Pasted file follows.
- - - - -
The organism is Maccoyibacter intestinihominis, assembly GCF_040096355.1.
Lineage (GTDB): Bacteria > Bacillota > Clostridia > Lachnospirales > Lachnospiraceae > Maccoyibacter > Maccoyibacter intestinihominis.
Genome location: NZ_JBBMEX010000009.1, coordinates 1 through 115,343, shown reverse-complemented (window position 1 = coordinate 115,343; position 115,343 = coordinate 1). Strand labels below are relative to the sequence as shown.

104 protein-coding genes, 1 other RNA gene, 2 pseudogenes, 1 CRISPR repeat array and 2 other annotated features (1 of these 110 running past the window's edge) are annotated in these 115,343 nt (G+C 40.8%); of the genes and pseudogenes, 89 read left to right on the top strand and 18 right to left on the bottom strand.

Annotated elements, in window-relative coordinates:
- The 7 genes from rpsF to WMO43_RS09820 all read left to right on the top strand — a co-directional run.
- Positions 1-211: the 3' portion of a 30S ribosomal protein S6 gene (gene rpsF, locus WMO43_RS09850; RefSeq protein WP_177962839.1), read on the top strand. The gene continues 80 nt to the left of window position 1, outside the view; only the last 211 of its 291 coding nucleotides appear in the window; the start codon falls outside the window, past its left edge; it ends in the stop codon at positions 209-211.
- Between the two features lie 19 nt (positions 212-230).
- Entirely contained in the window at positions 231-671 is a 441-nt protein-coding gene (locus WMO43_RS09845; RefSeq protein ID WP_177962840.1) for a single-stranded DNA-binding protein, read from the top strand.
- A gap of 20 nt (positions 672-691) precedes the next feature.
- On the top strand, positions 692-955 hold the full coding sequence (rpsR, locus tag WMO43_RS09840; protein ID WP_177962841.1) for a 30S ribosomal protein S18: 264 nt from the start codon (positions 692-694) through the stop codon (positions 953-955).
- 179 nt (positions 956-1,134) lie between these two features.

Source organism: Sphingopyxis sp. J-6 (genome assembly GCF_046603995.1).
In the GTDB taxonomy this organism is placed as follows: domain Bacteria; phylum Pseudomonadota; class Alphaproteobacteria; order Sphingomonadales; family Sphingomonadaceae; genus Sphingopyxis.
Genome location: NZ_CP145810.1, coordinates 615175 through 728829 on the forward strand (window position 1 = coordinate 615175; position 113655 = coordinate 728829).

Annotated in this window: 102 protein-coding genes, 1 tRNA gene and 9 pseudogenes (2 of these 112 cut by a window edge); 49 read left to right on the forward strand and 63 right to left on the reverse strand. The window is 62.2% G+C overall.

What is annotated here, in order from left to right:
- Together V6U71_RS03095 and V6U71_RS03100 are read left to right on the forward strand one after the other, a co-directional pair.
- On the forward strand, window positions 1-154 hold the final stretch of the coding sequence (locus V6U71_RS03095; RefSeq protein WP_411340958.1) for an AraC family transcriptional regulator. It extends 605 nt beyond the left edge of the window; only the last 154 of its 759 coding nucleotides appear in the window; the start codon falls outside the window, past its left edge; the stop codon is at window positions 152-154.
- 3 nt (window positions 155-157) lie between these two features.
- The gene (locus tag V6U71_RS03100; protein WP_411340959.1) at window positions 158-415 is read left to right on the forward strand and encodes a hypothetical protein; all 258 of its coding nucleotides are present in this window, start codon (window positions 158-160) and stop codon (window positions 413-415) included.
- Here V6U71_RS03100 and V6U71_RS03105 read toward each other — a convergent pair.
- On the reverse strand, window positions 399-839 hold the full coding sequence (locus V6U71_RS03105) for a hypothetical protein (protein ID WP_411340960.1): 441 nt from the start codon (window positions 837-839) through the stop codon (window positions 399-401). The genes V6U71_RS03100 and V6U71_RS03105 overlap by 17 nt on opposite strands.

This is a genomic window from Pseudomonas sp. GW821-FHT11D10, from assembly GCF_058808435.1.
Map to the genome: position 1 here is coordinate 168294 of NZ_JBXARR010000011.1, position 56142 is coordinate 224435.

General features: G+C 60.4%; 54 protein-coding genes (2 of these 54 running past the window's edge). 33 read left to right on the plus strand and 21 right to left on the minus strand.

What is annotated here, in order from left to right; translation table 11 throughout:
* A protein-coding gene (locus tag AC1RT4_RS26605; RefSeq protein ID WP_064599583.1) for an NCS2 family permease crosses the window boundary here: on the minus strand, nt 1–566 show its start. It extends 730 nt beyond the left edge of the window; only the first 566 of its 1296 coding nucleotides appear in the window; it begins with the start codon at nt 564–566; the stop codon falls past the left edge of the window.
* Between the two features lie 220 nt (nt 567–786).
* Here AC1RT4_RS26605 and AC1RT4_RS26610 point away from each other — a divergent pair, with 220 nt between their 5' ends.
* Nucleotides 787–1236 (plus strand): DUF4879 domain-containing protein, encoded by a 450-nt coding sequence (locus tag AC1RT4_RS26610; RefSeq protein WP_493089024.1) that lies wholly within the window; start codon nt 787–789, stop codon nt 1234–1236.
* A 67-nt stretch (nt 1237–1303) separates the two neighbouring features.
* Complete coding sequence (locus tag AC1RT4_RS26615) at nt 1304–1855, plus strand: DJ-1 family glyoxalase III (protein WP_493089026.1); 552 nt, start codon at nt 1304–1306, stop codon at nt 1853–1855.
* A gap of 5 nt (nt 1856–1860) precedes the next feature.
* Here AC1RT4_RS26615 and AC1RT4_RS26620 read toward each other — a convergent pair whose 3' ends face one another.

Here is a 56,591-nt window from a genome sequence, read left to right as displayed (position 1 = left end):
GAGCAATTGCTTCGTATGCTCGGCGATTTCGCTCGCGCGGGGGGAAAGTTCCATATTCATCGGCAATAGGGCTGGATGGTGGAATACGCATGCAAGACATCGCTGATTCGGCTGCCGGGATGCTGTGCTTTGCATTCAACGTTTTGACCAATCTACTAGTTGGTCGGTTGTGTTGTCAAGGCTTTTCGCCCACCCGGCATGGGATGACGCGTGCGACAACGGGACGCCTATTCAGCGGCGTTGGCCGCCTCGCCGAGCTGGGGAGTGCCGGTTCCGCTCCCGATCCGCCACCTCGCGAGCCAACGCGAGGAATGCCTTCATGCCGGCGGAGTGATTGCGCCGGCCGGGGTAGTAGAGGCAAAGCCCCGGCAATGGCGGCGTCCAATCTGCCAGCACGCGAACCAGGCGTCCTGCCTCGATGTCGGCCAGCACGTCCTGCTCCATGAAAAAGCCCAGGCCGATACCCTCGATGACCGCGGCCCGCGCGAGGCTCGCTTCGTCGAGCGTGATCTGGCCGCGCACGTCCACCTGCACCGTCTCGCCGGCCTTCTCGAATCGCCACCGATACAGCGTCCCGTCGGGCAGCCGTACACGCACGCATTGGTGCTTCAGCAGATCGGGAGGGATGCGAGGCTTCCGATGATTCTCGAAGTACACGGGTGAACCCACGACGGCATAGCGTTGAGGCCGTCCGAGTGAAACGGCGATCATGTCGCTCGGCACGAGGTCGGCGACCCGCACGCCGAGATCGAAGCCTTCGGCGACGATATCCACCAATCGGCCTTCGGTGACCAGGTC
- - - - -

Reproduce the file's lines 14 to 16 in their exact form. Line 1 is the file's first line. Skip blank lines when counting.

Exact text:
In the GTDB taxonomy this organism is placed as follows: domain Bacteria; phylum Pseudomonadota; class Alphaproteobacteria; order Sphingomonadales; family Sphingomonadaceae; genus Sphingopyxis.
Genome location: NZ_CP145810.1, coordinates 615175 through 728829 on the forward strand (window position 1 = coordinate 615175; position 113655 = coordinate 728829).

Annotated in this window: 102 protein-coding genes, 1 tRNA gene and 9 pseudogenes (2 of these 112 cut by a window edge); 49 read left to right on the forward strand and 63 right to left on the reverse strand. The window is 62.2% G+C overall.